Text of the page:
'The modern game is bound by scientific constraints, how far a player runs, how fast they run, how many hit ups etc. The coaching education programs, books and data can only tell you fact, but learning and being mentored from other professionals' experiences helps you develop solutions to potential situations. Art in coaching is about building a relationship and trust with your playing group. Science cannot help you build a relationship, building a relationship based on trust is critical. As a head coach I need a player to trust me to take him to somewhere he has never been in order to strive for excellence. I need to be able to read his body language, his mood, his hunger to succeed'.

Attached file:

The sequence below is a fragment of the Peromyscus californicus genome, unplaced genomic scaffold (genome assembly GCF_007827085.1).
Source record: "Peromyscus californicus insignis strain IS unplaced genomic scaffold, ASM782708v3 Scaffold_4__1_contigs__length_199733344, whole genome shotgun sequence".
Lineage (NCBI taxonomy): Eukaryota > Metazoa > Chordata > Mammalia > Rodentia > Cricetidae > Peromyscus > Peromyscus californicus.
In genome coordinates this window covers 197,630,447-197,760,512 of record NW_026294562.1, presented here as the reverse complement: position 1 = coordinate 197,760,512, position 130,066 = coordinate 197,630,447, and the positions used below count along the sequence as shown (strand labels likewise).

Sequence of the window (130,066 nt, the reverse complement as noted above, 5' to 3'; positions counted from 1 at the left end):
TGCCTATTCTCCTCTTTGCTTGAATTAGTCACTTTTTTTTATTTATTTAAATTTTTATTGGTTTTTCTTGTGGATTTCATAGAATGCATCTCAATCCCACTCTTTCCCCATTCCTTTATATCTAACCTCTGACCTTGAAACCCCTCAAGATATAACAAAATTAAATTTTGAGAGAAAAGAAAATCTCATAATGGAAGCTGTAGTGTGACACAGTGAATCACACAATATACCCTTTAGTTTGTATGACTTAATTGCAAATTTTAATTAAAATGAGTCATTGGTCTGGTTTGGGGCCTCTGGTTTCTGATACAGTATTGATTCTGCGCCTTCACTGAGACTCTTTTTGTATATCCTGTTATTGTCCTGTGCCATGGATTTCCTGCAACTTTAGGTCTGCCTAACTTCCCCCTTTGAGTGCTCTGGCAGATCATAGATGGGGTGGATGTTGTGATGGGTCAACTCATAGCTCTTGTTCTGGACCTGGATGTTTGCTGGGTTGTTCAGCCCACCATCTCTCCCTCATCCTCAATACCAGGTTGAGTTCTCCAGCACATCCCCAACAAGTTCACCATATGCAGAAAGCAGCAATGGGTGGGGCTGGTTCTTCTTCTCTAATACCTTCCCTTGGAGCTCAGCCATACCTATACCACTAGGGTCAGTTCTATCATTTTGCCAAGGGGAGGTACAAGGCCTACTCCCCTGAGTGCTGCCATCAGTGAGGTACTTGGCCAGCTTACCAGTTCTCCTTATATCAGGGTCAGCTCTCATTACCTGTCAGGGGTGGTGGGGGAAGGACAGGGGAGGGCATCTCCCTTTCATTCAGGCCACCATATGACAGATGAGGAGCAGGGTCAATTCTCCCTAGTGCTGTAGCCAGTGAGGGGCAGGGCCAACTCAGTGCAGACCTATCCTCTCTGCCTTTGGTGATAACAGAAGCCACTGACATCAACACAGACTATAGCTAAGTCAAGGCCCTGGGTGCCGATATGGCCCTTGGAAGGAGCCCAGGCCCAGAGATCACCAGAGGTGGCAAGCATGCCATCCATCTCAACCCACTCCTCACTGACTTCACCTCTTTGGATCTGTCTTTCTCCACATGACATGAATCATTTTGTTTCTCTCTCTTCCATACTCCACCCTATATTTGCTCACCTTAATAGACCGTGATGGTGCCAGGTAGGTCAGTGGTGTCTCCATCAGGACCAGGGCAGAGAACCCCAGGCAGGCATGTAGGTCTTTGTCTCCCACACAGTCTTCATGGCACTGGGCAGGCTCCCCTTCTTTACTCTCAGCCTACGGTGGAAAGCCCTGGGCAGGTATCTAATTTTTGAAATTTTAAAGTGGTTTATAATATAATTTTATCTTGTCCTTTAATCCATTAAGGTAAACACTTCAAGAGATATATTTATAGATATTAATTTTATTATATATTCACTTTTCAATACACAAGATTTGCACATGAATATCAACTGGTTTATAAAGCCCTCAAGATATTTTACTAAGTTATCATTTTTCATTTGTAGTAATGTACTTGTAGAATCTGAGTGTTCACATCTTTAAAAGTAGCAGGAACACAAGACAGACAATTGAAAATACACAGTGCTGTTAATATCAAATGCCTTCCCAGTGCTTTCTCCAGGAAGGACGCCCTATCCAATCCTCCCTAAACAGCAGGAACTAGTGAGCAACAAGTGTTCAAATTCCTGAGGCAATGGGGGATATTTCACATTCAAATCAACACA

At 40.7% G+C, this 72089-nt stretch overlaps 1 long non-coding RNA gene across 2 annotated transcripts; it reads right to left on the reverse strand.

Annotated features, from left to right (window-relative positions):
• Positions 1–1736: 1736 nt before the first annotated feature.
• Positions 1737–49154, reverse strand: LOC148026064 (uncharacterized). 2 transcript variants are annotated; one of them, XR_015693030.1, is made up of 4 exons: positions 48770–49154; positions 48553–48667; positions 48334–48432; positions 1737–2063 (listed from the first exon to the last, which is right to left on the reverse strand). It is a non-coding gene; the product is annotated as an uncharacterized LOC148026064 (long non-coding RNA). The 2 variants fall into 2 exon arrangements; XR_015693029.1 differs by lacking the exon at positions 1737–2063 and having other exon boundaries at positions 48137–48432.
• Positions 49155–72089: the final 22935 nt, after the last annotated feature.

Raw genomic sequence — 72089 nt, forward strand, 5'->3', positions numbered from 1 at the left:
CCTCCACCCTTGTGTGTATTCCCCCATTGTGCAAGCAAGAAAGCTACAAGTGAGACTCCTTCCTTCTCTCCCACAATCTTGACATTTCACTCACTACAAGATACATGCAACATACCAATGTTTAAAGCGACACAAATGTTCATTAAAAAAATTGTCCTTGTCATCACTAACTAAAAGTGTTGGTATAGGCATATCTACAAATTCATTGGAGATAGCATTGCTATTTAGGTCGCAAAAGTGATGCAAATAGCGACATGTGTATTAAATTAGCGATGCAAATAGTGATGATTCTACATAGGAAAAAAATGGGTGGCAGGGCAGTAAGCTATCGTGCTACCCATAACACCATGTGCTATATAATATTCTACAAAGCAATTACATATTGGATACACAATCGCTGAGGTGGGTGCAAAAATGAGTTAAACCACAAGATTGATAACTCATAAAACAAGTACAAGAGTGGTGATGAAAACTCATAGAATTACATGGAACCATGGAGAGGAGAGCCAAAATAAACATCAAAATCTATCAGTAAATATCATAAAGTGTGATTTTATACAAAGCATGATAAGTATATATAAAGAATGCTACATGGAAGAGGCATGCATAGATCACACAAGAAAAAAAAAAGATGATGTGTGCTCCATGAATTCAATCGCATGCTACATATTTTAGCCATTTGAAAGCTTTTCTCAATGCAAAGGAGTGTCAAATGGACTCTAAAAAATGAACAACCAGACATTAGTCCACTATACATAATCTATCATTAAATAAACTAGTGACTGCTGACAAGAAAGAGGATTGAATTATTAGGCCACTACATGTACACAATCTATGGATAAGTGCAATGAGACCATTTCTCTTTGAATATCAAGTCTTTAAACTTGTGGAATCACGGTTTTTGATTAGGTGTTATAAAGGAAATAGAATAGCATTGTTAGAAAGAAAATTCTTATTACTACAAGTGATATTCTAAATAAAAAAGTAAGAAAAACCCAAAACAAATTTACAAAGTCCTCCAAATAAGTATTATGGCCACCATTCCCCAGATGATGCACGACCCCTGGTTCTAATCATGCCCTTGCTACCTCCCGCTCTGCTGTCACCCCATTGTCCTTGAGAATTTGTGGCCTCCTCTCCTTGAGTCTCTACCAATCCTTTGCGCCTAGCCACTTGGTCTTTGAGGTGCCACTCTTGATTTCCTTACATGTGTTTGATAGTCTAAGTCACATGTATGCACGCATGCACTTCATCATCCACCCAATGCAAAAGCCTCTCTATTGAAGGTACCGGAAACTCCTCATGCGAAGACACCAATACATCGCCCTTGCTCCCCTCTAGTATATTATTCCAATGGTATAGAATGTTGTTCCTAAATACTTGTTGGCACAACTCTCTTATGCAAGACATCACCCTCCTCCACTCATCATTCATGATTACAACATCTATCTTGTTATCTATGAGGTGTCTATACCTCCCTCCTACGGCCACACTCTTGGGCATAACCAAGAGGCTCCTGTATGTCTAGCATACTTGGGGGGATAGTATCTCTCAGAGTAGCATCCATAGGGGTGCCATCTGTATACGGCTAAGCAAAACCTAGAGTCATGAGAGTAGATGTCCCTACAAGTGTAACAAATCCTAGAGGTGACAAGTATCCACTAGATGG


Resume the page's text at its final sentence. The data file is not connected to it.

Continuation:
– Maguire in a personal communication, 2018

The practical application of experiences allows coaches to build a toolbox that ultimately provides industry ready solutions. Science limits the outcomes to factual evidence-based training; it does not allow or take into consideration the human element in the willingness to succeed, the desire or want for more and the passion to push boundaries beyond that of what science can offer. The emotional, mental and physical battles that are endured during a competition do not get tested to the full extent in a scientific based program. Science gives an athlete a known outcome, a pre, during and end state, providing a very controlled environment.